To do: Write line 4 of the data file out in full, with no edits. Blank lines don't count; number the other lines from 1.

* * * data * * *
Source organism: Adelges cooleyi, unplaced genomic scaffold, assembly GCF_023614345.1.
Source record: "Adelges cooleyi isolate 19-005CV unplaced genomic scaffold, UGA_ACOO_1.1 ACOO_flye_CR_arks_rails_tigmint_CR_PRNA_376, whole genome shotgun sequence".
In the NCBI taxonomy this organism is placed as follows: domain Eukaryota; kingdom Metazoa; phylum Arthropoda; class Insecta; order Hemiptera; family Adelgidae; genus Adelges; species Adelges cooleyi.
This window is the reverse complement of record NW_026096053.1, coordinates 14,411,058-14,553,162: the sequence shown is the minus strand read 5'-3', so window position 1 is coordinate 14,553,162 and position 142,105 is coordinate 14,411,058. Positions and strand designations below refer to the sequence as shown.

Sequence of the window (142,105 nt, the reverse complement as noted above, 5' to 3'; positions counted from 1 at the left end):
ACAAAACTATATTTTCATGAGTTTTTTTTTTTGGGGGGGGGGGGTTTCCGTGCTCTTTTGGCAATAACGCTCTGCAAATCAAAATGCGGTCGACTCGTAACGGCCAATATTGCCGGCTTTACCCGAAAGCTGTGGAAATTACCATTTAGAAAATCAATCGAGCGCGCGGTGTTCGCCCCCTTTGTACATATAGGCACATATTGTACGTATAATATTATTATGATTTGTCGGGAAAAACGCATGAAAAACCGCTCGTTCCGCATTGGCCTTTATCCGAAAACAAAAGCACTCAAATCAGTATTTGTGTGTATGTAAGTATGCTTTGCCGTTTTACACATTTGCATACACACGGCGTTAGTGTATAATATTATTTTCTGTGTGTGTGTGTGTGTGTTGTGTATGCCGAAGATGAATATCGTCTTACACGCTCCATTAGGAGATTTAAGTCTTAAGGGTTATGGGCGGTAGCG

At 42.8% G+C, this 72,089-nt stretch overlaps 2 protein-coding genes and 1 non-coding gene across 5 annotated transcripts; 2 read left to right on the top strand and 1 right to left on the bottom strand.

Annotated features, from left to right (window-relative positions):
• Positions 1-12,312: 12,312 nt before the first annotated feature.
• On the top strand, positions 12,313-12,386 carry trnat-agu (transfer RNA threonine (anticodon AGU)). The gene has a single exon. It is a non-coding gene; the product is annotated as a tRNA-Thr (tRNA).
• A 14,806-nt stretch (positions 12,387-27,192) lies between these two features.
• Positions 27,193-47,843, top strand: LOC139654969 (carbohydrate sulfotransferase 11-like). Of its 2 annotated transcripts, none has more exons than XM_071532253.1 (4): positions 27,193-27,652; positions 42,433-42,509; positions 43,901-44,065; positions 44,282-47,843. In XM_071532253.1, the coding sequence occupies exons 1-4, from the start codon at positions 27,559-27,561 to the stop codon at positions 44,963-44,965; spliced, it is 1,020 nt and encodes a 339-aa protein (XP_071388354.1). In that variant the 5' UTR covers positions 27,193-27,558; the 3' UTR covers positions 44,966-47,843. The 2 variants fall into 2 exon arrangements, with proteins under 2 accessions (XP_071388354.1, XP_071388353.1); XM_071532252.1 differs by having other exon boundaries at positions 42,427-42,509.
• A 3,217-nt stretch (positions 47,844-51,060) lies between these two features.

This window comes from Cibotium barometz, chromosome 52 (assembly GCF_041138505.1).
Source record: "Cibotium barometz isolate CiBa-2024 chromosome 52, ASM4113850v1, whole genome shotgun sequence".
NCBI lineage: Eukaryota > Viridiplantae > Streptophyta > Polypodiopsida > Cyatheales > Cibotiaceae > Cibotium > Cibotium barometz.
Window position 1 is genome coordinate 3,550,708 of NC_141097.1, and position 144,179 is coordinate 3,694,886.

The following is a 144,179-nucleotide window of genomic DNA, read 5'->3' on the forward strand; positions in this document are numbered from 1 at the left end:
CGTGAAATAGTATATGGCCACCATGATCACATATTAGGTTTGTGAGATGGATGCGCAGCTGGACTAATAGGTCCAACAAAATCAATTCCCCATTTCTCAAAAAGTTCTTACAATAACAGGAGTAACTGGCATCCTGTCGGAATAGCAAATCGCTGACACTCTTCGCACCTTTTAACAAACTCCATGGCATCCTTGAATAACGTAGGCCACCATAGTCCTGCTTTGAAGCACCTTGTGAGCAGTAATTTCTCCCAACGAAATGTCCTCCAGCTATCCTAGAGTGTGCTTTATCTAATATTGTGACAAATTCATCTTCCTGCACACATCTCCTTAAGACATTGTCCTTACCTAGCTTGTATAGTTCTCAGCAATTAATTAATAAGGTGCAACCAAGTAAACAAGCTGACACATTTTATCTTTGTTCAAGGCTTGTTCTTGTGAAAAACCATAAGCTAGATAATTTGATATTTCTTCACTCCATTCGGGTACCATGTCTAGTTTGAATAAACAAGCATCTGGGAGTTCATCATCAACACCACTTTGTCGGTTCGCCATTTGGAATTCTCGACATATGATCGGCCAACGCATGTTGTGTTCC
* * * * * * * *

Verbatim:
This window is the reverse complement of record NW_026096053.1, coordinates 14,411,058-14,553,162: the sequence shown is the minus strand read 5'-3', so window position 1 is coordinate 14,553,162 and position 142,105 is coordinate 14,411,058. Positions and strand designations below refer to the sequence as shown.